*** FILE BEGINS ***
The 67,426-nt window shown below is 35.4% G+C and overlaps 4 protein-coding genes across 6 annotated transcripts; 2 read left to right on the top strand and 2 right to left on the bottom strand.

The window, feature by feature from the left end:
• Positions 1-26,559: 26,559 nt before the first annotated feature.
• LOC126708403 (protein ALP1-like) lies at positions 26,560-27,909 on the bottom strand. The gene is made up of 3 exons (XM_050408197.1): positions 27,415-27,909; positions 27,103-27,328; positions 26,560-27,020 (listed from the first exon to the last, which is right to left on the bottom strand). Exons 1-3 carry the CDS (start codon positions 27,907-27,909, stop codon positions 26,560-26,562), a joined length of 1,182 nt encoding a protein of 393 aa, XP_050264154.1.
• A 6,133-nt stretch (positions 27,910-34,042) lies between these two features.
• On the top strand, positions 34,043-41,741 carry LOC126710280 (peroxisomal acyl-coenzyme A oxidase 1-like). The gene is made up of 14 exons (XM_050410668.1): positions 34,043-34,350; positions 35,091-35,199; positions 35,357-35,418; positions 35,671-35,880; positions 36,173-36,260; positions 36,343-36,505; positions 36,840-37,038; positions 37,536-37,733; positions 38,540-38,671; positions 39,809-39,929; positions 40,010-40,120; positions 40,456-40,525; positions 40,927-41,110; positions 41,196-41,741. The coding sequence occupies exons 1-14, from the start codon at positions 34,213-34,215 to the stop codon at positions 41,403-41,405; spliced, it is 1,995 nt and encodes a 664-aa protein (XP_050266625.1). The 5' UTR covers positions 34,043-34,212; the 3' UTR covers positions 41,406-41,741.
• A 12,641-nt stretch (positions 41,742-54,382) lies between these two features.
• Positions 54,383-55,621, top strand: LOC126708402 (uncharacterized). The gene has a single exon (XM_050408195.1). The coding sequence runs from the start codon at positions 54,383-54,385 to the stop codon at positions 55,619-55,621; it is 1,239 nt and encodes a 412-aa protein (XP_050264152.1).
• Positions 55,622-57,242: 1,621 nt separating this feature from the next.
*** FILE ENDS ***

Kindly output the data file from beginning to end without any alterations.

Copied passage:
The 67,426-nt window shown below is 35.4% G+C and overlaps 4 protein-coding genes across 6 annotated transcripts; 2 read left to right on the top strand and 2 right to left on the bottom strand.

The window, feature by feature from the left end:
• Positions 1-26,559: 26,559 nt before the first annotated feature.
• LOC126708403 (protein ALP1-like) lies at positions 26,560-27,909 on the bottom strand. The gene is made up of 3 exons (XM_050408197.1): positions 27,415-27,909; positions 27,103-27,328; positions 26,560-27,020 (listed from the first exon to the last, which is right to left on the bottom strand). Exons 1-3 carry the CDS (start codon positions 27,907-27,909, stop codon positions 26,560-26,562), a joined length of 1,182 nt encoding a protein of 393 aa, XP_050264154.1.
• A 6,133-nt stretch (positions 27,910-34,042) lies between these two features.
• On the top strand, positions 34,043-41,741 carry LOC126710280 (peroxisomal acyl-coenzyme A oxidase 1-like). The gene is made up of 14 exons (XM_050410668.1): positions 34,043-34,350; positions 35,091-35,199; positions 35,357-35,418; positions 35,671-35,880; positions 36,173-36,260; positions 36,343-36,505; positions 36,840-37,038; positions 37,536-37,733; positions 38,540-38,671; positions 39,809-39,929; positions 40,010-40,120; positions 40,456-40,525; positions 40,927-41,110; positions 41,196-41,741. The coding sequence occupies exons 1-14, from the start codon at positions 34,213-34,215 to the stop codon at positions 41,403-41,405; spliced, it is 1,995 nt and encodes a 664-aa protein (XP_050266625.1). The 5' UTR covers positions 34,043-34,212; the 3' UTR covers positions 41,406-41,741.
• A 12,641-nt stretch (positions 41,742-54,382) lies between these two features.
• Positions 54,383-55,621, top strand: LOC126708402 (uncharacterized). The gene has a single exon (XM_050408195.1). The coding sequence runs from the start codon at positions 54,383-54,385 to the stop codon at positions 55,619-55,621; it is 1,239 nt and encodes a 412-aa protein (XP_050264152.1).
• Positions 55,622-57,242: 1,621 nt separating this feature from the next.